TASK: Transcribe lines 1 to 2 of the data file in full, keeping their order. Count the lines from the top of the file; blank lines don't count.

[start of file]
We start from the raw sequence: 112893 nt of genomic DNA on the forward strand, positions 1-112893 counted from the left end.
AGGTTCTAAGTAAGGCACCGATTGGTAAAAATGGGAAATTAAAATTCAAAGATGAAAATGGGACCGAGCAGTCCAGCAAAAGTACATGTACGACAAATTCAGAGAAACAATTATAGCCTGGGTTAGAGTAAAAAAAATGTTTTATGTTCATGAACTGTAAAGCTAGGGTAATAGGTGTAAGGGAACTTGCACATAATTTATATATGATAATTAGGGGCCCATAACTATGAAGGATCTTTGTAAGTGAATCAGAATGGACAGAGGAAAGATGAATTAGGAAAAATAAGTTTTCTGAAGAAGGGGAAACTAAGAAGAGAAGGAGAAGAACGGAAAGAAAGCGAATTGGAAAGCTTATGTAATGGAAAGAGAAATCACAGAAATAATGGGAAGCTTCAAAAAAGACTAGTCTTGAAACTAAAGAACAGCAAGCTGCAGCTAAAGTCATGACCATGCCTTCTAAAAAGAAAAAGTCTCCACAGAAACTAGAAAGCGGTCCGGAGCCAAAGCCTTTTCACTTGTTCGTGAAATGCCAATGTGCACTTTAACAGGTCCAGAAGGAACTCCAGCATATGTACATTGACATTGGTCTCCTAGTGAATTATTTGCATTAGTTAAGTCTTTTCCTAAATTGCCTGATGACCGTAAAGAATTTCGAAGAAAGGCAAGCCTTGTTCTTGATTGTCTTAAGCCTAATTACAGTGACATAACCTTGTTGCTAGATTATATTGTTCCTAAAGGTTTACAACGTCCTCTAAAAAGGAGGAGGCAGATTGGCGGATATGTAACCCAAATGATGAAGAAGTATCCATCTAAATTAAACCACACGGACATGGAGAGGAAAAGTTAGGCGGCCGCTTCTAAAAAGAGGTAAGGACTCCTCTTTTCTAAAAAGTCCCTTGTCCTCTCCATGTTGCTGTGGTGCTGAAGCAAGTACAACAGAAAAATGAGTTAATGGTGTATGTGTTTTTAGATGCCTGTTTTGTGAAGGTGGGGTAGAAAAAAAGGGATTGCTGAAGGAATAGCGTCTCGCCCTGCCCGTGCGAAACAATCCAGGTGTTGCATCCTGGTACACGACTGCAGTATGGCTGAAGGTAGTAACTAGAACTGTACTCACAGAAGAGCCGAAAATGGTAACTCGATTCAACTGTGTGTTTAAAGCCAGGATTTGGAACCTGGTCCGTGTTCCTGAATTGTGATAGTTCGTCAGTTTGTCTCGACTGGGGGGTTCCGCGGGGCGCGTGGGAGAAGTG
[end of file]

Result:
We start from the raw sequence: 112893 nt of genomic DNA on the forward strand, positions 1-112893 counted from the left end.
AGGTTCTAAGTAAGGCACCGATTGGTAAAAATGGGAAATTAAAATTCAAAGATGAAAATGGGACCGAGCAGTCCAGCAAAAGTACATGTACGACAAATTCAGAGAAACAATTATAGCCTGGGTTAGAGTAAAAAAAATGTTTTATGTTCATGAACTGTAAAGCTAGGGTAATAGGTGTAAGGGAACTTGCACATAATTTATATATGATAATTAGGGGCCCATAACTATGAAGGATCTTTGTAAGTGAATCAGAATGGACAGAGGAAAGATGAATTAGGAAAAATAAGTTTTCTGAAGAAGGGGAAACTAAGAAGAGAAGGAGAAGAACGGAAAGAAAGCGAATTGGAAAGCTTATGTAATGGAAAGAGAAATCACAGAAATAATGGGAAGCTTCAAAAAAGACTAGTCTTGAAACTAAAGAACAGCAAGCTGCAGCTAAAGTCATGACCATGCCTTCTAAAAAGAAAAAGTCTCCACAGAAACTAGAAAGCGGTCCGGAGCCAAAGCCTTTTCACTTGTTCGTGAAATGCCAATGTGCACTTTAACAGGTCCAGAAGGAACTCCAGCATATGTACATTGACATTGGTCTCCTAGTGAATTATTTGCATTAGTTAAGTCTTTTCCTAAATTGCCTGATGACCGTAAAGAATTTCGAAGAAAGGCAAGCCTTGTTCTTGATTGTCTTAAGCCTAATTACAGTGACATAACCTTGTTGCTAGATTATATTGTTCCTAAAGGTTTACAACGTCCTCTAAAAAGGAGGAGGCAGATTGGCGGATATGTAACCCAAATGATGAAGAAGTATCCATCTAAATTAAACCACACGGACATGGAGAGGAAAAGTTAGGCGGCCGCTTCTAAAAAGAGGTAAGGACTCCTCTTTTCTAAAAAGTCCCTTGTCCTCTCCATGTTGCTGTGGTGCTGAAGCAAGTACAACAGAAAAATGAGTTAATGGTGTATGTGTTTTTAGATGCCTGTTTTGTGAAGGTGGGGTAGAAAAAAAGGGATTGCTGAAGGAATAGCGTCTCGCCCTGCCCGTGCGAAACAATCCAGGTGTTGCATCCTGGTACACGACTGCAGTATGGCTGAAGGTAGTAACTAGAACTGTACTCACAGAAGAGCCGAAAATGGTAACTCGATTCAACTGTGTGTTTAAAGCCAGGATTTGGAACCTGGTCCGTGTTCCTGAATTGTGATAGTTCGTCAGTTTGTCTCGACTGGGGGGTTCCGCGGGGCGCGTGGGAGAAGTG